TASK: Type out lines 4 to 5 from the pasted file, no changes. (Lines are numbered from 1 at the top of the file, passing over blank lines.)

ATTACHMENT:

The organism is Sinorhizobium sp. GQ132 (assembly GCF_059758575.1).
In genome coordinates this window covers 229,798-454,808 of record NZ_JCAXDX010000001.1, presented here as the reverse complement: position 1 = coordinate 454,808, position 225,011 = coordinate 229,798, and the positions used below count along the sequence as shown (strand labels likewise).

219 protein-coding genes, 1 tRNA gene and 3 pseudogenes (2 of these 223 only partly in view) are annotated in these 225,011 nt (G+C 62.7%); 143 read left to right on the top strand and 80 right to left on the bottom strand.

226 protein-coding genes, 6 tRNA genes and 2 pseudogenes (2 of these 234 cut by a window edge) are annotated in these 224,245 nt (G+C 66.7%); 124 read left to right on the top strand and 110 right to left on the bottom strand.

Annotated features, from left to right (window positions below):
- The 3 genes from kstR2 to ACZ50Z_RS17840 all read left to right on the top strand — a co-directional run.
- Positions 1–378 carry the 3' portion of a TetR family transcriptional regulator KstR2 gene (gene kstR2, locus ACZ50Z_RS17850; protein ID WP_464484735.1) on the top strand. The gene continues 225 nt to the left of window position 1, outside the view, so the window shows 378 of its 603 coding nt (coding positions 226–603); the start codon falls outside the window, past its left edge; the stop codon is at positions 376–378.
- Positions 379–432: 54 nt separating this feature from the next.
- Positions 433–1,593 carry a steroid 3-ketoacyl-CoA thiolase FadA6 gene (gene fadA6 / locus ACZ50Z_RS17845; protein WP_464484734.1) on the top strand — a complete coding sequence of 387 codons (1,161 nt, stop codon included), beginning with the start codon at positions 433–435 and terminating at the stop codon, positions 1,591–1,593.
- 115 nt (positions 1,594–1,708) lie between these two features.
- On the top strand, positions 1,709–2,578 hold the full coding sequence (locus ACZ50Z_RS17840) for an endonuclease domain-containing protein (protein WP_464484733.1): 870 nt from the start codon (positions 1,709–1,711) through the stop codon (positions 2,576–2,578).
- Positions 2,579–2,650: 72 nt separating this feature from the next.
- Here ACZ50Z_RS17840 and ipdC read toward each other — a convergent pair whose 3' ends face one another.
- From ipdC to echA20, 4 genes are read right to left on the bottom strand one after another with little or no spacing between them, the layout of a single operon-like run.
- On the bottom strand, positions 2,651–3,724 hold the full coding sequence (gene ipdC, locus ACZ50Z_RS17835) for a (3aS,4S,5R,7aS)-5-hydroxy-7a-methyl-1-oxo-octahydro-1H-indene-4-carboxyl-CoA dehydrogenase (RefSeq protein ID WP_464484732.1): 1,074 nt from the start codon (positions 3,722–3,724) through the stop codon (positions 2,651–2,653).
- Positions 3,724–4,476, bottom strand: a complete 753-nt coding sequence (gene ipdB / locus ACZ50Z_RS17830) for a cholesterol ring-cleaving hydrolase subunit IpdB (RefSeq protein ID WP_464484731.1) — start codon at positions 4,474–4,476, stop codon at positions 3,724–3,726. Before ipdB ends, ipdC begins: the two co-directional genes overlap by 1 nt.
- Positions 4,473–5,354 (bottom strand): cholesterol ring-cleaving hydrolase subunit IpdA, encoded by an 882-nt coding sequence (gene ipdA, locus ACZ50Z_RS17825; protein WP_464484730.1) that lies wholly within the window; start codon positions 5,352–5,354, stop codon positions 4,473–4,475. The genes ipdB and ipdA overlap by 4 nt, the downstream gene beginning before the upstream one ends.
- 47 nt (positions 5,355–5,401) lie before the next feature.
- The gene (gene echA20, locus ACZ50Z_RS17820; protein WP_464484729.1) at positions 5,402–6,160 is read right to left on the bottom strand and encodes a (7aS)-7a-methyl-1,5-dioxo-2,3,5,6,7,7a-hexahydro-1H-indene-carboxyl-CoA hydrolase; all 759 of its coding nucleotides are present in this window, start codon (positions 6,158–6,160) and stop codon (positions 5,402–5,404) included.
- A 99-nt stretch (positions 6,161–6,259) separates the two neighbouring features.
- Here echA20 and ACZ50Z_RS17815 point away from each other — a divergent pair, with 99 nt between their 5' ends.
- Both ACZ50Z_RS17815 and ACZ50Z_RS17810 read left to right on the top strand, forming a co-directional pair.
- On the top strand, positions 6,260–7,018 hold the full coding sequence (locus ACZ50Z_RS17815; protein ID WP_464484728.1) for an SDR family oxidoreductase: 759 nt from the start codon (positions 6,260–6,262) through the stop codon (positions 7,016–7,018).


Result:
226 protein-coding genes, 6 tRNA genes and 2 pseudogenes (2 of these 234 cut by a window edge) are annotated in these 224,245 nt (G+C 66.7%); 124 read left to right on the top strand and 110 right to left on the bottom strand.

Annotated features, from left to right (window positions below):